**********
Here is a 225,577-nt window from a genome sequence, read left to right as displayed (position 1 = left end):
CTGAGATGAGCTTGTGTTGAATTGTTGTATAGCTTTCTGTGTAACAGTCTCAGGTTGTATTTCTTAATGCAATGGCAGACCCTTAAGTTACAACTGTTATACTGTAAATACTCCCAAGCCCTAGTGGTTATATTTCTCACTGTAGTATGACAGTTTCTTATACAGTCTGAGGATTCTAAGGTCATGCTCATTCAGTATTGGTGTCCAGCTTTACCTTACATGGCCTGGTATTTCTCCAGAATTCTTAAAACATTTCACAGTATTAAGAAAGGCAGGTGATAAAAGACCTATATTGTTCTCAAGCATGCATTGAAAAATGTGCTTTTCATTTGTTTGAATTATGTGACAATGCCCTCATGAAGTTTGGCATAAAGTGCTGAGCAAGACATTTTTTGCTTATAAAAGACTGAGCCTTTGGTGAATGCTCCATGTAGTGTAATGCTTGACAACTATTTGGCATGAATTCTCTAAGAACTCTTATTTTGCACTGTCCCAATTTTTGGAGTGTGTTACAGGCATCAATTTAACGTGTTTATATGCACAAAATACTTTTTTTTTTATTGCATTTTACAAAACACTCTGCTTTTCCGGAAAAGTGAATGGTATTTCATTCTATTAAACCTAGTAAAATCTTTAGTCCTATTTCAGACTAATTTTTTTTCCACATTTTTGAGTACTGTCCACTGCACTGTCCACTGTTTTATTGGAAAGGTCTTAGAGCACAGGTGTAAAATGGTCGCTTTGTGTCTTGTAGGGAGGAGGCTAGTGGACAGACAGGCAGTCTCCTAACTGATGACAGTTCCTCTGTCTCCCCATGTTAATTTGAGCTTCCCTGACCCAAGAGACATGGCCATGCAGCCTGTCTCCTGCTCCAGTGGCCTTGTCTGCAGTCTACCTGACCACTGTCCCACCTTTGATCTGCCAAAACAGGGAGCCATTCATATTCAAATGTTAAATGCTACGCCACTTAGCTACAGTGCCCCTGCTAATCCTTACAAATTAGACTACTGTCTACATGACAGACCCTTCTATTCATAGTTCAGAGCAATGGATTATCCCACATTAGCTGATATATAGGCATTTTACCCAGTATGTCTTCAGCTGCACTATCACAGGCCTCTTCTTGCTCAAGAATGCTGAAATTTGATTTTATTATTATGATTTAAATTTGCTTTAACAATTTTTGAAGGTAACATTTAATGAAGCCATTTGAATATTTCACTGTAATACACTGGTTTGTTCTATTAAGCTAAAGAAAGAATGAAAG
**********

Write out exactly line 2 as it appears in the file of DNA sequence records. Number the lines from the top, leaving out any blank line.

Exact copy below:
CTGAGATGAGCTTGTGTTGAATTGTTGTATAGCTTTCTGTGTAACAGTCTCAGGTTGTATTTCTTAATGCAATGGCAGACCCTTAAGTTACAACTGTTATACTGTAAATACTCCCAAGCCCTAGTGGTTATATTTCTCACTGTAGTATGACAGTTTCTTATACAGTCTGAGGATTCTAAGGTCATGCTCATTCAGTATTGGTGTCCAGCTTTACCTTACATGGCCTGGTATTTCTCCAGAATTCTTAAAACATTTCACAGTATTAAGAAAGGCAGGTGATAAAAGACCTATATTGTTCTCAAGCATGCATTGAAAAATGTGCTTTTCATTTGTTTGAATTATGTGACAATGCCCTCATGAAGTTTGGCATAAAGTGCTGAGCAAGACATTTTTTGCTTATAAAAGACTGAGCCTTTGGTGAATGCTCCATGTAGTGTAATGCTTGACAACTATTTGGCATGAATTCTCTAAGAACTCTTATTTTGCACTGTCCCAATTTTTGGAGTGTGTTACAGGCATCAATTTAACGTGTTTATATGCACAAAATACTTTTTTTTTTATTGCATTTTACAAAACACTCTGCTTTTCCGGAAAAGTGAATGGTATTTCATTCTATTAAACCTAGTAAAATCTTTAGTCCTATTTCAGACTAATTTTTTTTCCACATTTTTGAGTACTGTCCACTGCACTGTCCACTGTTTTATTGGAAAGGTCTTAGAGCACAGGTGTAAAATGGTCGCTTTGTGTCTTGTAGGGAGGAGGCTAGTGGACAGACAGGCAGTCTCCTAACTGATGACAGTTCCTCTGTCTCCCCATGTTAATTTGAGCTTCCCTGACCCAAGAGACATGGCCATGCAGCCTGTCTCCTGCTCCAGTGGCCTTGTCTGCAGTCTACCTGACCACTGTCCCACCTTTGATCTGCCAAAACAGGGAGCCATTCATATTCAAATGTTAAATGCTACGCCACTTAGCTACAGTGCCCCTGCTAATCCTTACAAATTAGACTACTGTCTACATGACAGACCCTTCTATTCATAGTTCAGAGCAATGGATTATCCCACATTAGCTGATATATAGGCATTTTACCCAGTATGTCTTCAGCTGCACTATCACAGGCCTCTTCTTGCTCAAGAATGCTGAAATTTGATTTTATTATTATGATTTAAATTTGCTTTAACAATTTTTGAAGGTAACATTTAATGAAGCCATTTGAATATTTCACTGTAATACACTGGTTTGTTCTATTAAGCTAAAGAAAGAATGAAAG